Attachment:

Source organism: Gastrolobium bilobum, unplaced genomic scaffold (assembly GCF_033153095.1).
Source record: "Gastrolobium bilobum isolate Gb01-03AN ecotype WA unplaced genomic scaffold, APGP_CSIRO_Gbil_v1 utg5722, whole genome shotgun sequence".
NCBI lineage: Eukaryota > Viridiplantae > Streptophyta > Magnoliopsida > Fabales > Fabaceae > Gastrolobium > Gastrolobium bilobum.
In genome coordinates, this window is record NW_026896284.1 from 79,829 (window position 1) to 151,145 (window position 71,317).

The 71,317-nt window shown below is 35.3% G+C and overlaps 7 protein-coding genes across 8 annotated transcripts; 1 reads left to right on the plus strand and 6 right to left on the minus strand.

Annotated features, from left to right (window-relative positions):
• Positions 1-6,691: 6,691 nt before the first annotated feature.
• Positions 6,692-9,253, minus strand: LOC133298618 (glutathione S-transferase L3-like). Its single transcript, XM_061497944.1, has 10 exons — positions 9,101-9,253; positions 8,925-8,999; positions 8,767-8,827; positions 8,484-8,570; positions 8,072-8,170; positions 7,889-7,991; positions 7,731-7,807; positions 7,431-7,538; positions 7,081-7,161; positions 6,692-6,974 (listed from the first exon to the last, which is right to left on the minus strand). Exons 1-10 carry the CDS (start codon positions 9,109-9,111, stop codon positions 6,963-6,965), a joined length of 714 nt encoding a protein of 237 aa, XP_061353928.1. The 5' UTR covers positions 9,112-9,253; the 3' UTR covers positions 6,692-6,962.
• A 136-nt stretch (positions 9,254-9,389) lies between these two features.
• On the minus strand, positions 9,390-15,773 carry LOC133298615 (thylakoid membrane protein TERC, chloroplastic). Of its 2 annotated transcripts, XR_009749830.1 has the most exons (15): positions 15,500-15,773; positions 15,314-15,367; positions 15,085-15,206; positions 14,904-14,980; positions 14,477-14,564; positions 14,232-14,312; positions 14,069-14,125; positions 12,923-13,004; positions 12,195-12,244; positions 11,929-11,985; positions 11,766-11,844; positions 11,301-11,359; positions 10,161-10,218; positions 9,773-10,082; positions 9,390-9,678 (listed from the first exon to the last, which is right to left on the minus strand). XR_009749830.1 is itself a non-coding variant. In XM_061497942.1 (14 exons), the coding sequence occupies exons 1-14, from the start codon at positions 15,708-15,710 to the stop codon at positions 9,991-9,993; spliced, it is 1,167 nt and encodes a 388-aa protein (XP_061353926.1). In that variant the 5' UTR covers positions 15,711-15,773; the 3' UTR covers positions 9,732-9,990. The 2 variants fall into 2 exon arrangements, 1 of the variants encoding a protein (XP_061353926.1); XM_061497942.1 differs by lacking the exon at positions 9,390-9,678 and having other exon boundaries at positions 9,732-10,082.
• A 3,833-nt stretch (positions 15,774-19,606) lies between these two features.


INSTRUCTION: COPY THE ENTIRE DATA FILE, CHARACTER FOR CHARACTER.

Source organism: Gastrolobium bilobum, unplaced genomic scaffold (assembly GCF_033153095.1).
Source record: "Gastrolobium bilobum isolate Gb01-03AN ecotype WA unplaced genomic scaffold, APGP_CSIRO_Gbil_v1 utg5722, whole genome shotgun sequence".
NCBI lineage: Eukaryota > Viridiplantae > Streptophyta > Magnoliopsida > Fabales > Fabaceae > Gastrolobium > Gastrolobium bilobum.
In genome coordinates, this window is record NW_026896284.1 from 79,829 (window position 1) to 151,145 (window position 71,317).

The 71,317-nt window shown below is 35.3% G+C and overlaps 7 protein-coding genes across 8 annotated transcripts; 1 reads left to right on the plus strand and 6 right to left on the minus strand.

Annotated features, from left to right (window-relative positions):
• Positions 1-6,691: 6,691 nt before the first annotated feature.
• Positions 6,692-9,253, minus strand: LOC133298618 (glutathione S-transferase L3-like). Its single transcript, XM_061497944.1, has 10 exons — positions 9,101-9,253; positions 8,925-8,999; positions 8,767-8,827; positions 8,484-8,570; positions 8,072-8,170; positions 7,889-7,991; positions 7,731-7,807; positions 7,431-7,538; positions 7,081-7,161; positions 6,692-6,974 (listed from the first exon to the last, which is right to left on the minus strand). Exons 1-10 carry the CDS (start codon positions 9,109-9,111, stop codon positions 6,963-6,965), a joined length of 714 nt encoding a protein of 237 aa, XP_061353928.1. The 5' UTR covers positions 9,112-9,253; the 3' UTR covers positions 6,692-6,962.
• A 136-nt stretch (positions 9,254-9,389) lies between these two features.
• On the minus strand, positions 9,390-15,773 carry LOC133298615 (thylakoid membrane protein TERC, chloroplastic). Of its 2 annotated transcripts, XR_009749830.1 has the most exons (15): positions 15,500-15,773; positions 15,314-15,367; positions 15,085-15,206; positions 14,904-14,980; positions 14,477-14,564; positions 14,232-14,312; positions 14,069-14,125; positions 12,923-13,004; positions 12,195-12,244; positions 11,929-11,985; positions 11,766-11,844; positions 11,301-11,359; positions 10,161-10,218; positions 9,773-10,082; positions 9,390-9,678 (listed from the first exon to the last, which is right to left on the minus strand). XR_009749830.1 is itself a non-coding variant. In XM_061497942.1 (14 exons), the coding sequence occupies exons 1-14, from the start codon at positions 15,708-15,710 to the stop codon at positions 9,991-9,993; spliced, it is 1,167 nt and encodes a 388-aa protein (XP_061353926.1). In that variant the 5' UTR covers positions 15,711-15,773; the 3' UTR covers positions 9,732-9,990. The 2 variants fall into 2 exon arrangements, 1 of the variants encoding a protein (XP_061353926.1); XM_061497942.1 differs by lacking the exon at positions 9,390-9,678 and having other exon boundaries at positions 9,732-10,082.
• A 3,833-nt stretch (positions 15,774-19,606) lies between these two features.